“Mr. Beaver I am a physician in Northern California and read your column in the Eureka Times-Standard. My father is a surgeon and last year lost a patient even before the operation began because the anesthesiologist gave the patient the wrong anesthesia.
For some reason, medical board investigators think dad is responsible and want to meet with him. Friends say “Never talk with the authorities.” In your law practice, have you ever had a similar case and if so, what was your advice and the outcome?”
Lawyers generally advise against speaking with law enforcement
Lawyers are by no means in agreement on how to deal with this situation, but generally advise, “Never speak with law enforcement.”
I disagree with that blanket statement and had a case where one meeting prevented a costly hearing for a highly skilled surgeon who was completely innocent of wrongdoing.
24 year old in a life-threatening situation
Jerry was a 24-year-old supermarket employee with a severe dental abscess. Either the infection was poorly managed, or Jerry was not the best of patients, and his condition worsened, becoming life-threatening Ludwig's Angina.
Swelling caused by this rapidly spreading bacterial infection on the floor of the mouth can easily block the airway. Before antibiotics, 50 percent of patients died. Today, 10 percent succumb.
His mother drove him to the ER of a large and well-staffed hospital; an ENT surgeon was called, finding that emergency surgery was necessary to keep Jerry’s airway open. The surgical team was notified, including Dr. W, the anesthetist who was on call that night.
”I explained to Dr. W. my diagnosis, and as the patient's breathing was already compromised by pressure from this massive infection, I told him to not use an anesthetic that is overly muscle-relaxing. To do so takes away that patient's ability to breathe on his own,” the surgeon explained.
But hospitals are dangerous places. Before the operating room was ready, while the surgeon was in a different part of the hospital, the anesthetist began to sedate Jerry. This is completely against medical standards. He used a muscle-relaxing drug.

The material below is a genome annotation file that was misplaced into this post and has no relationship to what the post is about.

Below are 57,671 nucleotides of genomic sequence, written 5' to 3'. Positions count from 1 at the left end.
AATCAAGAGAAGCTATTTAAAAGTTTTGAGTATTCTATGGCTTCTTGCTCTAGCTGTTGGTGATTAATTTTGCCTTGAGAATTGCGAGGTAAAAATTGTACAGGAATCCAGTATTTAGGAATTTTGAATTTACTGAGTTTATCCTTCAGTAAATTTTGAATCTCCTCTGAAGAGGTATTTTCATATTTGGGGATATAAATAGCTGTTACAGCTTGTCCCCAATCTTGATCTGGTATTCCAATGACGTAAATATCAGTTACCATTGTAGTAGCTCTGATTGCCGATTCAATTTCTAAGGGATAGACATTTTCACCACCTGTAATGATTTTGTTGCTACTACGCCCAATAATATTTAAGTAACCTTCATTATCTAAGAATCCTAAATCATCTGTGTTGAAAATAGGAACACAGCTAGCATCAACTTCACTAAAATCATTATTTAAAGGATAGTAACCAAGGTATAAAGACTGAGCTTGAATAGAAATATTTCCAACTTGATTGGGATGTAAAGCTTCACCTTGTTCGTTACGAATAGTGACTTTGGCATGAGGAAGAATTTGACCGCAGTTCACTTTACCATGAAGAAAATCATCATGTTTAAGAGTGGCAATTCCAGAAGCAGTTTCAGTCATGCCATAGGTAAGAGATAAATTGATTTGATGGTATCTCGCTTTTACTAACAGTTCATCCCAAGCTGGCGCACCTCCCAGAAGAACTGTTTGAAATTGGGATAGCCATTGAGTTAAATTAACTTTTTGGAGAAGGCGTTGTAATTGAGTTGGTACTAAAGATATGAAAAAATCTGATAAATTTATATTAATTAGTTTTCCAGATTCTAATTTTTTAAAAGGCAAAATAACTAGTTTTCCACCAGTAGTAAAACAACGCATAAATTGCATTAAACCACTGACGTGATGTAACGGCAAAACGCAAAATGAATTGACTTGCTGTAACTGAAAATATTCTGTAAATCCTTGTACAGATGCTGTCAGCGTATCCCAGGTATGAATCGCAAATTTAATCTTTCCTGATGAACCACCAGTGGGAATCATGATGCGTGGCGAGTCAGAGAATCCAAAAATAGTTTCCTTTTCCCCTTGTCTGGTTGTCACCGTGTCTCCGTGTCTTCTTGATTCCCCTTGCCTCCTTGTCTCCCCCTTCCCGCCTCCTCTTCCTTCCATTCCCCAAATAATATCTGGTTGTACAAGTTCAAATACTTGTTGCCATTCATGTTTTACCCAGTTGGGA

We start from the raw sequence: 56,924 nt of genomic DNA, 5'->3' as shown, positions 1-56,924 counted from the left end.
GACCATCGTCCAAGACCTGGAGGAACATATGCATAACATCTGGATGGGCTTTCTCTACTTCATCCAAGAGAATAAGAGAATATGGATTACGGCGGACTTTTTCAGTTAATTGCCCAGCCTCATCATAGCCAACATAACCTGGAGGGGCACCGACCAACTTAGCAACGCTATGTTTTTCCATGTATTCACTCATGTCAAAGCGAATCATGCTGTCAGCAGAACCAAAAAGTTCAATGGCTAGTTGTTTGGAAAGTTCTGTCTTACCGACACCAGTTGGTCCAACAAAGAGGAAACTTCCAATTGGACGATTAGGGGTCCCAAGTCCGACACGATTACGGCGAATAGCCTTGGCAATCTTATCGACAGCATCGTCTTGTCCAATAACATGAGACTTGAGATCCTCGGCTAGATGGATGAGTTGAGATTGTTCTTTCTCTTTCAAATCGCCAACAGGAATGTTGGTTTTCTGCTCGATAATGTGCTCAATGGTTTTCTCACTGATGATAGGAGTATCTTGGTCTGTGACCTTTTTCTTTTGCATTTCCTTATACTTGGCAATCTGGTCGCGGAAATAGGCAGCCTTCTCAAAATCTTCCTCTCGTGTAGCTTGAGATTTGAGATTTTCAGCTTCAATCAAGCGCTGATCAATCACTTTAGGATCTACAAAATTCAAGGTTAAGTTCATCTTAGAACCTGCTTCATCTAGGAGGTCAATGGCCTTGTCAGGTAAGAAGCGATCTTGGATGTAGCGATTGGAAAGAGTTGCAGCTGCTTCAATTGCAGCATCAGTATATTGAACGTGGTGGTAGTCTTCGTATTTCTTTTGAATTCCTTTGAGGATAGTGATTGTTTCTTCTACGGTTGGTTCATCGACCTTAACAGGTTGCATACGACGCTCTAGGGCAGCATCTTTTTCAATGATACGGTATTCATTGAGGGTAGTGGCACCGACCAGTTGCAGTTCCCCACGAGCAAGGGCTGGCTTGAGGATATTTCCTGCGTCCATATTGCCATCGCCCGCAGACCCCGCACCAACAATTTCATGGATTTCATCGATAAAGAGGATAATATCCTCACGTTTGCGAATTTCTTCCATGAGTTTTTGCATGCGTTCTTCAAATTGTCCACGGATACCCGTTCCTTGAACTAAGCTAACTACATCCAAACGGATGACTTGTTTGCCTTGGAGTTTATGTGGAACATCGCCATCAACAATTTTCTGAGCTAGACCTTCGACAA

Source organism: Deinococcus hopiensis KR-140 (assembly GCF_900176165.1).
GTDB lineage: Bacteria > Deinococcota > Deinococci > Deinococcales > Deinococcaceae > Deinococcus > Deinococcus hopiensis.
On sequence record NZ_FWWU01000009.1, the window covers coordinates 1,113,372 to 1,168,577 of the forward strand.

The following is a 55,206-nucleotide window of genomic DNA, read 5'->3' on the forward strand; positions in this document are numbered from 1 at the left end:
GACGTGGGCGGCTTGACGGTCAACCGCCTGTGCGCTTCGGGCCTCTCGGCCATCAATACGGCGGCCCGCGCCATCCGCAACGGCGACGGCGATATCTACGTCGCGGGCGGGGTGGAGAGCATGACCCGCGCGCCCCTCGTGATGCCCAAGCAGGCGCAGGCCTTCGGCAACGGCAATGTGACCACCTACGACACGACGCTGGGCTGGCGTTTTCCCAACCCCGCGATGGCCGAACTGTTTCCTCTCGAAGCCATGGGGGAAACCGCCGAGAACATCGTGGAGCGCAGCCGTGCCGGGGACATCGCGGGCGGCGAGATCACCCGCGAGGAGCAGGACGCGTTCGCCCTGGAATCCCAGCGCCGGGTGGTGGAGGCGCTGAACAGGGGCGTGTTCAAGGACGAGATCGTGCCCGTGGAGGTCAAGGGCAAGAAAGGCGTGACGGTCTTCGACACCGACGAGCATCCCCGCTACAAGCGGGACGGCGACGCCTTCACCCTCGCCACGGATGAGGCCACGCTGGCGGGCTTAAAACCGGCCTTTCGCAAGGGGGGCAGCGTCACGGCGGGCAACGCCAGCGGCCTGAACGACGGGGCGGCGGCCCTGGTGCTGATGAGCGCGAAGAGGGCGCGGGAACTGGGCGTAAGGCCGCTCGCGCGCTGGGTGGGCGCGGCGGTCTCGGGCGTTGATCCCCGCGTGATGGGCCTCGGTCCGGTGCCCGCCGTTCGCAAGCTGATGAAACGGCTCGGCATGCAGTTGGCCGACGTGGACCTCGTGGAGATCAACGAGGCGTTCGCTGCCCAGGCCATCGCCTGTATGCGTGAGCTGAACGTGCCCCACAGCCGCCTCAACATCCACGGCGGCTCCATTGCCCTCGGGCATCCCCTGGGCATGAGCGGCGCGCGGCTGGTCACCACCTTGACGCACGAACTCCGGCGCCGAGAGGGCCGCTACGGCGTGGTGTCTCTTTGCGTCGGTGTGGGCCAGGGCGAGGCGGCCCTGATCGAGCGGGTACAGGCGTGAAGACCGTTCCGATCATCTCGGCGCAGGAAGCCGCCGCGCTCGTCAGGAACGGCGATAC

Immediately, the patient stopped breathing. Over the next two hours, a team of doctors attempted a miracle. “I had his heart in my hands, forcing it to pump blood, praying to God that he would live,” the surgeon told me the next day, in tears.
At 4 that morning Jerry was pronounced dead.
A medical malpractice suit was filed against the hospital, and all doctors involved. The surgeon was dismissed from the suit, as he was clearly not to blame. An out of court settlement was reached, and the California Medical Board was notified of the incident.
For some reason that is unclear, state investigators focused on the surgeon. They were unaware of the timeline, of what led to the patient's death, and were about to file an accusation against the surgeon – the first step to revoke a license to practice medicine.
He called his old friend and lawyer, me.
”We need to immediately ask for an interview, in person, where you can help them understand what happened,” I told him.
”Isn't it dangerous to speak with the authorities?” he asked.
”If we do not, you will face a formal accusation,” I warned. “But get a second opinion.”
'Don’t meet! You can’t trust them!'
”Just wait and see if they file that accusation, and then we will defend you. Don't meet with the investigators; you can't trust them,” he was told by another lawyer.
My reply? “You have nothing to hide and want the truth to come out. So does the Medical Board. The other lawyer has thousands of dollars in attorney fees to get out of it. Once the board sees the whole picture, everything will be dropped.”
He took my advice, and we met with the investigator, the Deputy Attorney General, and the state's medical expert. Hours later, stern faces softened.
One week later, a letter was received from the Medical Board. They were dropping the case. Because of our meeting, they had all the facts for the first time.
I phoned the investigator and we talked about this issue – to meet or to avoid speaking with law enforcement.
”My job is to find out what happened, objectively. You would be surprised how many lawyers have gotten their clients charged by the state unnecessarily when a face-to-face meeting would clear up the entire matter,” he said.
I believe that most people in law enforcement are honest and do not want to see an innocent person prosecuted. I have often had my clients meet with the police and have never seen information twisted or distorted.
And that is what it all comes down to. The truth.